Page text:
In conclusion, one doesn’t require daily cardio sessions in order to lose body fat. It’s not that such activities don’t burn calories—they do, and, if calorie intake is closely regulated, such activities can contribute to burning some body fat—but they just burn so few calories that they’re not really worth engaging in, particularly given the high wear and tear factor of most cardio exercises. I do believe that it is important that one remain active, however, as this sends the appropriate metabolic message to the brain that all is well and that carrying stored body fat is not necessary as you are quite capable of moving and, thus, locating energy (food). However, it isn’t necessary to have a regimented cardio session performed at a modest level of intensity for it to be that way. All that’s required is for one to be normally active.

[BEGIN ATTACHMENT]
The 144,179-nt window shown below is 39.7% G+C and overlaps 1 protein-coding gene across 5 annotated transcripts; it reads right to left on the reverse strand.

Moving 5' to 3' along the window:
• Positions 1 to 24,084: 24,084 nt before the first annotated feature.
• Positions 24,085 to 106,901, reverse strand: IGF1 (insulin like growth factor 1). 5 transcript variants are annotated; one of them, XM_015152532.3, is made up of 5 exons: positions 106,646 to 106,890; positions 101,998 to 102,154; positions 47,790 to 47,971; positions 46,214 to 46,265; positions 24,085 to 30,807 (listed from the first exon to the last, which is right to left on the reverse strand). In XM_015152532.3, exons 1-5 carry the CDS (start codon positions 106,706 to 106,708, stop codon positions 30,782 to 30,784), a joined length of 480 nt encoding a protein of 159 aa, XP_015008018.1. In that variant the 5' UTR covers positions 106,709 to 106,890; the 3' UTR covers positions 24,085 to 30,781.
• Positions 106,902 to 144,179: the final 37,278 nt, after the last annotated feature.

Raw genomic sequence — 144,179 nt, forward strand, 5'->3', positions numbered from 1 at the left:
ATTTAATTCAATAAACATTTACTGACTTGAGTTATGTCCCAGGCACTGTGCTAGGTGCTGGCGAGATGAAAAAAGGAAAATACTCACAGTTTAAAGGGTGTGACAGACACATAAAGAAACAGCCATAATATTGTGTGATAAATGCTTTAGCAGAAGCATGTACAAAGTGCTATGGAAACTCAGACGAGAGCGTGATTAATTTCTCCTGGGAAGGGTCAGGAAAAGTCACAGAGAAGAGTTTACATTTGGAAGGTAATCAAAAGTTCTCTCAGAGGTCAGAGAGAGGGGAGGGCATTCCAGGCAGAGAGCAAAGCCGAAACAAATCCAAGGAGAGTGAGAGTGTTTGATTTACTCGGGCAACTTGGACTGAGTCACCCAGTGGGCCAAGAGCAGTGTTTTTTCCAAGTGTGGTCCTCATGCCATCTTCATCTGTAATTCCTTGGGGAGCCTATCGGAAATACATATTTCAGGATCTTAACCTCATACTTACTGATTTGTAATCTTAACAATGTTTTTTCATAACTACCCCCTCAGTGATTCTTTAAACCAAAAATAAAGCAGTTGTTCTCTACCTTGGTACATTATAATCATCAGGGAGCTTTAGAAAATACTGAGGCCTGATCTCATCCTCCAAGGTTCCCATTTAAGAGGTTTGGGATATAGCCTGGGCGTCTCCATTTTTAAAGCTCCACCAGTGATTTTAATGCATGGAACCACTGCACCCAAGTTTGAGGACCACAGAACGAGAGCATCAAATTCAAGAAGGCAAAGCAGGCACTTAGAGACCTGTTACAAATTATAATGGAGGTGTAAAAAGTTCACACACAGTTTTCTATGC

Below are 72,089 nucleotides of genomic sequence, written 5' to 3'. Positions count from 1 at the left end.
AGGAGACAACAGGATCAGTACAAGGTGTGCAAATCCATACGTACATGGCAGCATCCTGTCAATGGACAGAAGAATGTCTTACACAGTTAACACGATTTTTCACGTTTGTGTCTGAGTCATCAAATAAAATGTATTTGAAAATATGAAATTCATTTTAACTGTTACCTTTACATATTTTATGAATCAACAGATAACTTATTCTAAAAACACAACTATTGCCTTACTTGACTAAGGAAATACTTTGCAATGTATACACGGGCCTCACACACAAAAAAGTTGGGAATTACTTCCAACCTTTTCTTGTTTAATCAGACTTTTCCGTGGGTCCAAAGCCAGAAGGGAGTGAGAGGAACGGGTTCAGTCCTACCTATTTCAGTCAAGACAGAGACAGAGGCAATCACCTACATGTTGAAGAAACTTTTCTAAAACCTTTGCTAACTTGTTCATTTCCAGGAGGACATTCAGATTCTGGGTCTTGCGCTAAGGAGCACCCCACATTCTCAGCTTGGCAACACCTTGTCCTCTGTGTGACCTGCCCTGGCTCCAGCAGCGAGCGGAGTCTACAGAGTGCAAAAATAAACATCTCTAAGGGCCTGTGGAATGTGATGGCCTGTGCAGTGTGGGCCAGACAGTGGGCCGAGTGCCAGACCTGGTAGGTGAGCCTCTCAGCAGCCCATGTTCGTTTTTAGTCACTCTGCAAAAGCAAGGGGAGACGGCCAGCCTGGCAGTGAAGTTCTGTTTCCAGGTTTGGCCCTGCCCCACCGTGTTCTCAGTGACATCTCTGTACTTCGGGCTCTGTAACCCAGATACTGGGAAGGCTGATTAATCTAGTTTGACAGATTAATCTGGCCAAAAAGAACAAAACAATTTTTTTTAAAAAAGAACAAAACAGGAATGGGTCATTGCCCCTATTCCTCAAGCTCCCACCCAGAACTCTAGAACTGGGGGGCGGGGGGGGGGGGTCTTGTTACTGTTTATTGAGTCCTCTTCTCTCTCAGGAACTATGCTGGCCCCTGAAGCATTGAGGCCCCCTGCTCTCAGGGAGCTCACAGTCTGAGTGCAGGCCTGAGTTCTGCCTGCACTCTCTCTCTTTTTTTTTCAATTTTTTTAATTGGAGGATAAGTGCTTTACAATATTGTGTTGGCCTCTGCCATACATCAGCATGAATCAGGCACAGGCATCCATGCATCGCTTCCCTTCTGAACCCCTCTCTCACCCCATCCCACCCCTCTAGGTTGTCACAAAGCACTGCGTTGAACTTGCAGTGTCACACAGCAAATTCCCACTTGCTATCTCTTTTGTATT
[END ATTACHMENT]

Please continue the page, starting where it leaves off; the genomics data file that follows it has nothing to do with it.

One must keep in mind that every time one outputs energy—however low the intensity—one is going to receive a strong biological prompt to input energy back into the system again. And if one outputs energy on a daily basis that is at a level that is higher than normal, it’s going to take a will of iron to resist those constant internal signals telling you to replace the energy that you’ve used up through activity. This is precisely why the sales of “cardio” machines, such as treadmills, have never been higher, and yet our national levels of obesity have also never been higher.